would allow insurance companies to pay for it without a copay!!  Then we would surely be on equal ground!!

  •  If this doesn't work, a male chastity belt might (1+ / 0-)
    Recommended by:
    Translator

    be the appropriate payback, depending on who is in charge of the key.

    Interesting diary.  Thank you.

    I play for keeps. Kindness, Equality, Enlightenment, Peace, and Sustainability.

    by QDMacaw on Tue Aug 21, 2012 at 08:08:50 AM PDT

  •  An excellent discussion, thank you (3+ / 0-)
    Recommended by:
    mconvente, FarWestGirl, splashy

    and the detailed review of the science particularly appreciated.  A very promising approach indeed.  

    Now, as the particulars ...

    JQ1 treatment for 6 weeks reduced the size of the testes by just below 60%, and this significant decrease in testis volume corresponded with a significant decrease in sperm count.  Importantly, male sex hormone levels are unaffected, which would help to reduce any potential side effects that could have been possible ...  Mice treated with a high dose of JQ1 were able to sire pups after only three months off the drug, and testis mass and sperm count both rebounded back to 100% within two months following stoppage of the contraceptive.
    I could foresee social acceptance problems around this, given our traditional association that the bigger the cojones, the manlier their owner.  On the other hand, reduced scrotal size with sexual function otherwise unimpaired, could eventually become a status marker in and of itself.  

    "The extinction of the human race will come from its inability to EMOTIONALLY comprehend the exponential function." -- Edward Teller

    by lgmcp on Tue Aug 21, 2012 at 09:19:37 AM PDT

    •  Huh, you could go for the (1+ / 0-)
      Recommended by:
      lgmcp

      "smaller testes = a dude who gets around." (since it means he's on bc).  And since, rightly or wrongly, guys getting around is seen more often as something to be admired than when it's a women "getting around" that could work as far as marketing...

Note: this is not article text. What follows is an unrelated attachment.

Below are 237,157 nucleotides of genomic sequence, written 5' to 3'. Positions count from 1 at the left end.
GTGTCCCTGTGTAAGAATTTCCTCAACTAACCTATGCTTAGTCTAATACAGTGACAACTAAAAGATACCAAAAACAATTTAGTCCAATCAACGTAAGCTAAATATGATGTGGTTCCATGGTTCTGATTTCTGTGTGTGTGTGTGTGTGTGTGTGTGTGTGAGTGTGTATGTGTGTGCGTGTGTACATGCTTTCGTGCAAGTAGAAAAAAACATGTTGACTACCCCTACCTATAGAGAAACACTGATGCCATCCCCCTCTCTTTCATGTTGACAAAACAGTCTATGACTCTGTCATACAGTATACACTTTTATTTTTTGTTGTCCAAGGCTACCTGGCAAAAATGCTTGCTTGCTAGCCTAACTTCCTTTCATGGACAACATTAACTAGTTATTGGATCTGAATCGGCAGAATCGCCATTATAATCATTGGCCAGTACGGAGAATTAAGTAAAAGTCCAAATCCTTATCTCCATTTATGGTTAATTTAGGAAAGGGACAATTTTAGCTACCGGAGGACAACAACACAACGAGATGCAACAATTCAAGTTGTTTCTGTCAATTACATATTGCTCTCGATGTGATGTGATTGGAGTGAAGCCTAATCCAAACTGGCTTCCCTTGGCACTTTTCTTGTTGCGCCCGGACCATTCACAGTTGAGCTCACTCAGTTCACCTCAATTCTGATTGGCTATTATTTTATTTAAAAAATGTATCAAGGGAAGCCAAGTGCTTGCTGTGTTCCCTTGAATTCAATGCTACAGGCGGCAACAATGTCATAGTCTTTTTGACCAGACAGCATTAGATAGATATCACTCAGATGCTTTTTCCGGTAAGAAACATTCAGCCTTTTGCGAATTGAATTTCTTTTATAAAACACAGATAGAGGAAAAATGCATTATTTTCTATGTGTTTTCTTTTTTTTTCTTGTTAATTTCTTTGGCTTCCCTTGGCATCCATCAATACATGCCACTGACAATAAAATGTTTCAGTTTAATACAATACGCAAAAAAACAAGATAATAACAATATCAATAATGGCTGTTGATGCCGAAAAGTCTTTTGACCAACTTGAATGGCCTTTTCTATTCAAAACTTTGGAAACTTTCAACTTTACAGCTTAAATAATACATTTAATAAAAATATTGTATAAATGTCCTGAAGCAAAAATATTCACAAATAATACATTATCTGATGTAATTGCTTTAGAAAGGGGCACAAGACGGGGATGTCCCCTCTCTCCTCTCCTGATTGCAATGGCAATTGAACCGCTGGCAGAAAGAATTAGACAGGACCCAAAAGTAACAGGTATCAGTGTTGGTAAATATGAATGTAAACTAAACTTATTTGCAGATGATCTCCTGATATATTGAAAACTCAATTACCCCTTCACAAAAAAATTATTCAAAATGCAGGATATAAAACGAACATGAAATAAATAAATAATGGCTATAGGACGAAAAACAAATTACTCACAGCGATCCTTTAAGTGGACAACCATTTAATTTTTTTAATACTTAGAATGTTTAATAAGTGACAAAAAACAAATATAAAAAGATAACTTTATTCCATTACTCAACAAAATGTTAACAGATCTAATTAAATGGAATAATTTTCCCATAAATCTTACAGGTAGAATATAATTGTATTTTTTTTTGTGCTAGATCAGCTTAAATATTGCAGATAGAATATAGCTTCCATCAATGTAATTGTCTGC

•  A major problem with this and other male pills (3+ / 0-)
    Recommended by:
    mconvente, FarWestGirl, Translator

    is that they shrink the testes and this is a marketing problem for these pills.

    Great diary though.

    You could be listening to Netroots Radio. "We are but temporary visitors on this planet. The microbes own this place" <- Me

    by yuriwho on Tue Aug 21, 2012 at 12:49:56 PM PDT

  •  Is it at all surprising (2+ / 0-)
    Recommended by:
    Translator, splashy

    that while hormone based contraception for women is under attack right and ultra-right, that the pharma companies have finally decided they'd better develop a male hormone-based contraceptive and right spritely about it?

    Not so much.  If the radical fringe gains more ground, they will be out of a lucrative hunk of business.

    Kathleen Sebelius 2016

    by pvlb on Tue Aug 21, 2012 at 04:45:32 PM PDT

  •  All well and good but ... (1+ / 0-)
    Recommended by:
    FarWestGirl

    the only way most males will take the pill is if women grind them up and dissolve them in their beer.

    "Two things are infinite: the universe and human stupidity, and I am not sure about the universe." -- Albert Einstein

    by Neuroptimalian on Tue Aug 21, 2012 at 04:47:43 PM PDT

  •  It makes your nuts SHRINK? (1+ / 0-)
    Recommended by:
    FarWestGirl

    I'm sure that will go over well.

    -9.00, -5.85
    If only stupidity were painful...

    by Wintermute on Tue Aug 21, 2012 at 05:35:42 PM PDT

  •  It may work... but it won't be effective. (3+ / 0-)
    Recommended by:
    bubbajim, FarWestGirl, Translator

    What sane woman would believe a man who says, "Yeah, Baby, don't worry... I'm on the pill"?

    DEGLOBALIZE THE AMERICAN ECONOMY!

    by Jimdotz on Tue Aug 21, 2012 at 06:00:14 PM PDT

    •  hence: (1+ / 0-)
      Recommended by:
      Translator

      "The market for chemical contraceptives for men is mostly stable/married monogamous couples, where disease transmission is not a concern."

    •  yeah. It would be aweful if a women had to (0+ / 0-)

      fall for the same trick many have played on men to get pregnant and then treat the man like a piggy bank.

      •  Better to be treated like a piggy bank (0+ / 0-)

        Than like a host for something inside your body, sucking what it needs regardless of how it hurts you.

        Pregnancy is actually a bit creepy, if you think about it. Someone else growing inside of you, sucking your life blood out of you, leaving you with what remains to live on, and possibly maiming and killing you in the process.

        Women create the entire labor force.